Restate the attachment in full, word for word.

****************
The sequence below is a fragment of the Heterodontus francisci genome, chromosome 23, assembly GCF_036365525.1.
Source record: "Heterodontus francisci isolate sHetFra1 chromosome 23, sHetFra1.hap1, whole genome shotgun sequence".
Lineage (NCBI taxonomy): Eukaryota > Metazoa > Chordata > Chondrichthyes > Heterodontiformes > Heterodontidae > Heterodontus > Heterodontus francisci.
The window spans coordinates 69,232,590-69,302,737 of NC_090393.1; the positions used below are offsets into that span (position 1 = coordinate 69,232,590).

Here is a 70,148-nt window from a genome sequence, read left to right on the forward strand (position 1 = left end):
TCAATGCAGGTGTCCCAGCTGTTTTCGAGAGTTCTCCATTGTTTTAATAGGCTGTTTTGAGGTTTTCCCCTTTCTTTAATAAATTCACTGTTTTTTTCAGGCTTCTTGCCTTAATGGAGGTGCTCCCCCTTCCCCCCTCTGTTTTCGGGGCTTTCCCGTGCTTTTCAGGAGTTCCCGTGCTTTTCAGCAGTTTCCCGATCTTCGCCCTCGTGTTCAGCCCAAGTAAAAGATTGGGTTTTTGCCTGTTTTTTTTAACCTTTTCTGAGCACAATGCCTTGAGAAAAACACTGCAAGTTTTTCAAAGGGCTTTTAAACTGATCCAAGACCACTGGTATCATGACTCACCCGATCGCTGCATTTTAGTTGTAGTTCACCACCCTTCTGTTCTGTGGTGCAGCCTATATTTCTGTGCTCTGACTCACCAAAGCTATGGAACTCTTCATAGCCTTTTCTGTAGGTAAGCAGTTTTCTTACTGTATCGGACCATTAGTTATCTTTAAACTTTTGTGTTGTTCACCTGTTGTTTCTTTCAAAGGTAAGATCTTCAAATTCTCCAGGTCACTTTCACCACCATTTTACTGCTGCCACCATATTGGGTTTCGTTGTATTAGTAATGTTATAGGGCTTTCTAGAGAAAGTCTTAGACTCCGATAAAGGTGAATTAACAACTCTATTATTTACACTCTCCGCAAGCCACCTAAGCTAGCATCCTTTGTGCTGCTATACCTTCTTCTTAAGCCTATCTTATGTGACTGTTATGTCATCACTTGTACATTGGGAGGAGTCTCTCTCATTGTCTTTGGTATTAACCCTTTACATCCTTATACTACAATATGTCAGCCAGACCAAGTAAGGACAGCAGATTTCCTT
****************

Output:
The sequence below is a fragment of the Heterodontus francisci genome, chromosome 23, assembly GCF_036365525.1.
Source record: "Heterodontus francisci isolate sHetFra1 chromosome 23, sHetFra1.hap1, whole genome shotgun sequence".
Lineage (NCBI taxonomy): Eukaryota > Metazoa > Chordata > Chondrichthyes > Heterodontiformes > Heterodontidae > Heterodontus > Heterodontus francisci.
The window spans coordinates 69,232,590-69,302,737 of NC_090393.1; the positions used below are offsets into that span (position 1 = coordinate 69,232,590).

Here is a 70,148-nt window from a genome sequence, read left to right on the forward strand (position 1 = left end):
TCAATGCAGGTGTCCCAGCTGTTTTCGAGAGTTCTCCATTGTTTTAATAGGCTGTTTTGAGGTTTTCCCCTTTCTTTAATAAATTCACTGTTTTTTTCAGGCTTCTTGCCTTAATGGAGGTGCTCCCCCTTCCCCCCTCTGTTTTCGGGGCTTTCCCGTGCTTTTCAGGAGTTCCCGTGCTTTTCAGCAGTTTCCCGATCTTCGCCCTCGTGTTCAGCCCAAGTAAAAGATTGGGTTTTTGCCTGTTTTTTTTAACCTTTTCTGAGCACAATGCCTTGAGAAAAACACTGCAAGTTTTTCAAAGGGCTTTTAAACTGATCCAAGACCACTGGTATCATGACTCACCCGATCGCTGCATTTTAGTTGTAGTTCACCACCCTTCTGTTCTGTGGTGCAGCCTATATTTCTGTGCTCTGACTCACCAAAGCTATGGAACTCTTCATAGCCTTTTCTGTAGGTAAGCAGTTTTCTTACTGTATCGGACCATTAGTTATCTTTAAACTTTTGTGTTGTTCACCTGTTGTTTCTTTCAAAGGTAAGATCTTCAAATTCTCCAGGTCACTTTCACCACCATTTTACTGCTGCCACCATATTGGGTTTCGTTGTATTAGTAATGTTATAGGGCTTTCTAGAGAAAGTCTTAGACTCCGATAAAGGTGAATTAACAACTCTATTATTTACACTCTCCGCAAGCCACCTAAGCTAGCATCCTTTGTGCTGCTATACCTTCTTCTTAAGCCTATCTTATGTGACTGTTATGTCATCACTTGTACATTGGGAGGAGTCTCTCTCATTGTCTTTGGTATTAACCCTTTACATCCTTATACTACAATATGTCAGCCAGACCAAGTAAGGACAGCAGATTTCCTT